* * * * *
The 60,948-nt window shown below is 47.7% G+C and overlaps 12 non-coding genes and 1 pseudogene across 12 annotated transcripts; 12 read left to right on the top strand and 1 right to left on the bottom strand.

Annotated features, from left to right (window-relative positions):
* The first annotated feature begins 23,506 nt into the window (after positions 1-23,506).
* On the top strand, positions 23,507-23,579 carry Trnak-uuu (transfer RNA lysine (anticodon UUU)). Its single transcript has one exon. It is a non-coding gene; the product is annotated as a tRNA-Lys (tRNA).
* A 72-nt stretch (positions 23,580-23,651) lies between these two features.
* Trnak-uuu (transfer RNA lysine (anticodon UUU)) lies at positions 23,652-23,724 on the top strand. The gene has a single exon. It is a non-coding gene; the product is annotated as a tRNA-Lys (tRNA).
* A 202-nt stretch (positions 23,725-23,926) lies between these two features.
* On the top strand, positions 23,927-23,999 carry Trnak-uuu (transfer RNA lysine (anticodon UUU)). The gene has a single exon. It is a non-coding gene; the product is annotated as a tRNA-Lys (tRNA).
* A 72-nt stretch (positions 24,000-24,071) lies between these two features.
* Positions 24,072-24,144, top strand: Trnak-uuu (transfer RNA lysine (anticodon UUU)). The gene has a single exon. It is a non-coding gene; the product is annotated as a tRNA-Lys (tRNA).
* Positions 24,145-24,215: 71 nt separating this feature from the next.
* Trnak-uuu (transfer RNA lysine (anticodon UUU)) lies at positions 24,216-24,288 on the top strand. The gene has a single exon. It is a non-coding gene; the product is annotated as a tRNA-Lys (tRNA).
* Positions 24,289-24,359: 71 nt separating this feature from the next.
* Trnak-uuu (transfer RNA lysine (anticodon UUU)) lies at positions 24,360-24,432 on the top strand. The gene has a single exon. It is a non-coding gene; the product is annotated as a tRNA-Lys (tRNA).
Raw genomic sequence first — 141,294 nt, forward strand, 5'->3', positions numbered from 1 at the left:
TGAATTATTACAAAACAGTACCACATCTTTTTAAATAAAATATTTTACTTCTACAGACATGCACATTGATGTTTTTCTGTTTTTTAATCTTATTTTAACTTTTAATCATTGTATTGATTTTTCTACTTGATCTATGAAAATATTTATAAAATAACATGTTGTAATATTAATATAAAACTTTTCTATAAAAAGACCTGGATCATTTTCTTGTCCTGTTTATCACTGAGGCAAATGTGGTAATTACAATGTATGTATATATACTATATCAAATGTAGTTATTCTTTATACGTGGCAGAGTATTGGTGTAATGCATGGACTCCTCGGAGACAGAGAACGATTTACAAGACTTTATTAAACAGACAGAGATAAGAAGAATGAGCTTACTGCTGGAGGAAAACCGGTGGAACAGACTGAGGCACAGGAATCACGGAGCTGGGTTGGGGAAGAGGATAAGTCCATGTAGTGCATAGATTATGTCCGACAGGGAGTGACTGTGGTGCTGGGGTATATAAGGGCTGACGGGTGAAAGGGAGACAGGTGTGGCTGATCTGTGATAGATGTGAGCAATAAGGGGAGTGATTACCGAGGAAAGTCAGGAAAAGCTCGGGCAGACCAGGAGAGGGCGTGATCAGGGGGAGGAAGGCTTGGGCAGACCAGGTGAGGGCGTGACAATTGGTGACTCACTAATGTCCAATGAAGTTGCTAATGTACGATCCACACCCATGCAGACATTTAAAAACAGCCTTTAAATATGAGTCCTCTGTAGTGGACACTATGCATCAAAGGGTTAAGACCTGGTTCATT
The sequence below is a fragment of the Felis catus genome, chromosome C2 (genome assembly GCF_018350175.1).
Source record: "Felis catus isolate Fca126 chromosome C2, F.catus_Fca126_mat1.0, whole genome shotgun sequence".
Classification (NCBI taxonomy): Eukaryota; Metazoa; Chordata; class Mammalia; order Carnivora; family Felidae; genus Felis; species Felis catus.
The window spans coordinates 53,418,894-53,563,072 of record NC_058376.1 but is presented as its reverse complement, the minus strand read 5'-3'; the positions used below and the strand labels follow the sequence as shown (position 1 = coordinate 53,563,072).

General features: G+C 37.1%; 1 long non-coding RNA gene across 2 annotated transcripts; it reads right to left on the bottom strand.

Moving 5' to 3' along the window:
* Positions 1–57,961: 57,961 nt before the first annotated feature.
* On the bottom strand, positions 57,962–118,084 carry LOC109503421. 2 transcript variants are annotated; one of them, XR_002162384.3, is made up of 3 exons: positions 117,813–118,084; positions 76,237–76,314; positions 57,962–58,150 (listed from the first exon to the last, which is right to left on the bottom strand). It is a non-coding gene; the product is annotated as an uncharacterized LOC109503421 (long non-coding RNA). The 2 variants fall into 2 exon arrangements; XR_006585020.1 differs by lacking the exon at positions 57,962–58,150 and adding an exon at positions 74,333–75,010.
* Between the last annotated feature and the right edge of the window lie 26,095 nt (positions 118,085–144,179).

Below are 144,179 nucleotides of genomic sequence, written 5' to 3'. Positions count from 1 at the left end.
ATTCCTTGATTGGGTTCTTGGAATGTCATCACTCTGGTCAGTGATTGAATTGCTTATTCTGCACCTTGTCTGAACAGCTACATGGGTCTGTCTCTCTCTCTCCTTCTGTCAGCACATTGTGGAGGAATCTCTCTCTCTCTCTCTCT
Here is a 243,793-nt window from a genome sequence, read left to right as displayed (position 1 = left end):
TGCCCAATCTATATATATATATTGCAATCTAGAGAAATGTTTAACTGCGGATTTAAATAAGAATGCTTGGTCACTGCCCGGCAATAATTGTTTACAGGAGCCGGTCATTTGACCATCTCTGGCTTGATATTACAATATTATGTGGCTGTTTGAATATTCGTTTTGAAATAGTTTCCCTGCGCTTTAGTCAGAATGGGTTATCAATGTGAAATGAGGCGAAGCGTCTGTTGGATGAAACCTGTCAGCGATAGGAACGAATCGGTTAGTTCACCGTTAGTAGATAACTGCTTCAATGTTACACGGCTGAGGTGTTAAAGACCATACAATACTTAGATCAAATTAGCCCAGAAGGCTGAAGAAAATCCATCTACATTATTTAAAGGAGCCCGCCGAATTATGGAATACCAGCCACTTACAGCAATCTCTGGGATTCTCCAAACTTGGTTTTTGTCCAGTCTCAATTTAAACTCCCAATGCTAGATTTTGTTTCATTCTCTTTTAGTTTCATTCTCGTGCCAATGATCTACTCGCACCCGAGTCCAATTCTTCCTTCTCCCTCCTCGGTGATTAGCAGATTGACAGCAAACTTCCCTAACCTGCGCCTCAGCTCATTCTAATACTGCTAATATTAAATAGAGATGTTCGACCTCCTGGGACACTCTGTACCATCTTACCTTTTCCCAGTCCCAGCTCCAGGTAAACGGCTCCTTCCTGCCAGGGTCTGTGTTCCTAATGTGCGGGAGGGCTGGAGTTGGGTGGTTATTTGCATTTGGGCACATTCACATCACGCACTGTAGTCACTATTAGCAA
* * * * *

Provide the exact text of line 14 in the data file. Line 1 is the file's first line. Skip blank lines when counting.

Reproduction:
* Trnak-uuu (transfer RNA lysine (anticodon UUU)) lies at positions 24,360-24,432 on the top strand. The gene has a single exon. It is a non-coding gene; the product is annotated as a tRNA-Lys (tRNA).